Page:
Leptin signals via TGFB1 to promote metastatic potential and stemness in breast cancer
Mishra, A K
Parish, C R
Wong, Ma Li
Blackburn, A C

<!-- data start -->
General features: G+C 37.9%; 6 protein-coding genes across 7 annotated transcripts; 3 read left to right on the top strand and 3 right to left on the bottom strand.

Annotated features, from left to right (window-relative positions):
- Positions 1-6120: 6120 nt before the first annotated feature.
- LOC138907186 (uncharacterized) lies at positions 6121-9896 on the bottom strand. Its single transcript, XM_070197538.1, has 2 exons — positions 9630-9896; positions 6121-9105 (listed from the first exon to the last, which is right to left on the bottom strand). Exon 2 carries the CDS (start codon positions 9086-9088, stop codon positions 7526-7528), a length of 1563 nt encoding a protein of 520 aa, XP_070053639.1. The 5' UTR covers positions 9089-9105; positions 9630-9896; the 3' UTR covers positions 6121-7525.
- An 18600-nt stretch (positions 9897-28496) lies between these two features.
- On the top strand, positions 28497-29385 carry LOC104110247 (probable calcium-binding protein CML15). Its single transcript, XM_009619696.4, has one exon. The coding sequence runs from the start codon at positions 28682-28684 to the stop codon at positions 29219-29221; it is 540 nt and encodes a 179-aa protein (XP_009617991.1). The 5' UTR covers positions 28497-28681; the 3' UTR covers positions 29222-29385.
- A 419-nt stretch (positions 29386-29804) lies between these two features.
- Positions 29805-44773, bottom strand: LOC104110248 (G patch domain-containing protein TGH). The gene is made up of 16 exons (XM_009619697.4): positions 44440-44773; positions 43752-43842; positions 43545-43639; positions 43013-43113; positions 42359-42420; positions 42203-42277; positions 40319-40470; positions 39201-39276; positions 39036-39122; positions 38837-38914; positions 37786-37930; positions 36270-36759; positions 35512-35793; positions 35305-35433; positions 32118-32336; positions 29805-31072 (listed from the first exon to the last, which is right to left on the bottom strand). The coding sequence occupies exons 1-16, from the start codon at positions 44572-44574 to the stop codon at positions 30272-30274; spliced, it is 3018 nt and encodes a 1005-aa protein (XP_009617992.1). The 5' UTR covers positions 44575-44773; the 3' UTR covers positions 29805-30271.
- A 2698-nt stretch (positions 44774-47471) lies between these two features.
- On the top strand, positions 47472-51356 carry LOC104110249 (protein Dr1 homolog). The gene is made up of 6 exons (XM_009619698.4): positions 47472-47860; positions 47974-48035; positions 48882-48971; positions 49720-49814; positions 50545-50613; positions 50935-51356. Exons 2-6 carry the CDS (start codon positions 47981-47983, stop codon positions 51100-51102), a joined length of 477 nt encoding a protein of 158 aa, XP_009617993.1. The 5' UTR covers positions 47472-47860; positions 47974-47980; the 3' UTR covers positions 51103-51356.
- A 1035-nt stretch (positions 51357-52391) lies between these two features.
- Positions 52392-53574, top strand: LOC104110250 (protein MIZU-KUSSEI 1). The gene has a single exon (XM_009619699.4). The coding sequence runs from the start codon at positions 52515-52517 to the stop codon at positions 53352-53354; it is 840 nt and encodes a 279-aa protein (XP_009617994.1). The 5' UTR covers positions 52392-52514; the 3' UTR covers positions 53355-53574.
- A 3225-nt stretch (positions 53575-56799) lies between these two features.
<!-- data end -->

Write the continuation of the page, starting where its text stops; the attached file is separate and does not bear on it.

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Epidemiological studies have shown obesity to be linked with poorer outcomes in breast cancer patients. The molecular mechanisms responsible for the increased risk of invasive/metastatic disease with obesity are complex, but may include elevated levels of adipokines such as leptin. Using physiological levels of leptin found in obesity in a novel chronic in vitro treatment model (≤200 ng/ml for 14 days), we confirmed the occurrence of leptin-mediated changes in growth, apoptosis and metastatic behavior, and gene expression changes representing epithelial-to-mesenchymal transition (EMT) and a cancer stem cell (CSC) like phenotype in breast epithelial and cancer cell lines (MCF10A, MCF10AT1, MCF7 and MDA-MB-231). Further, we have discovered that these effects were accompanied by increased expression of TGFB1, and could be significantly reduced by co-treatment with neutralizing antibody against TGFB1, indicating that the induction of these characteristics was mediated via TGFB1. Occurring in both MCF7 and MCF10AT1 cells, it suggests these actions of leptin to be independent of estrogen receptor status. By linking leptin signalling to the established TGFB1 pathway of metastasis / EMT, this study gives a direct mechanism by which leptin can contribute to the poorer outcomes of obese cancer patients. Inhibitors of TGFB1 are in currently in phase III clinical trials in other malignancies, thus identifying the connection between leptin and TGFB1 will open new therapeutic opportunities for improving outcomes for obese breast cancer patients.
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